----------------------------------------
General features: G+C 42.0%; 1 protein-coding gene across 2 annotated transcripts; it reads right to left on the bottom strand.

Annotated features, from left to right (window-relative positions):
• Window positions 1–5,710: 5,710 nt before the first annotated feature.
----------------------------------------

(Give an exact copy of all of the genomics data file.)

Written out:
General features: G+C 42.0%; 1 protein-coding gene across 2 annotated transcripts; it reads right to left on the bottom strand.

Annotated features, from left to right (window-relative positions):
• Window positions 1–5,710: 5,710 nt before the first annotated feature.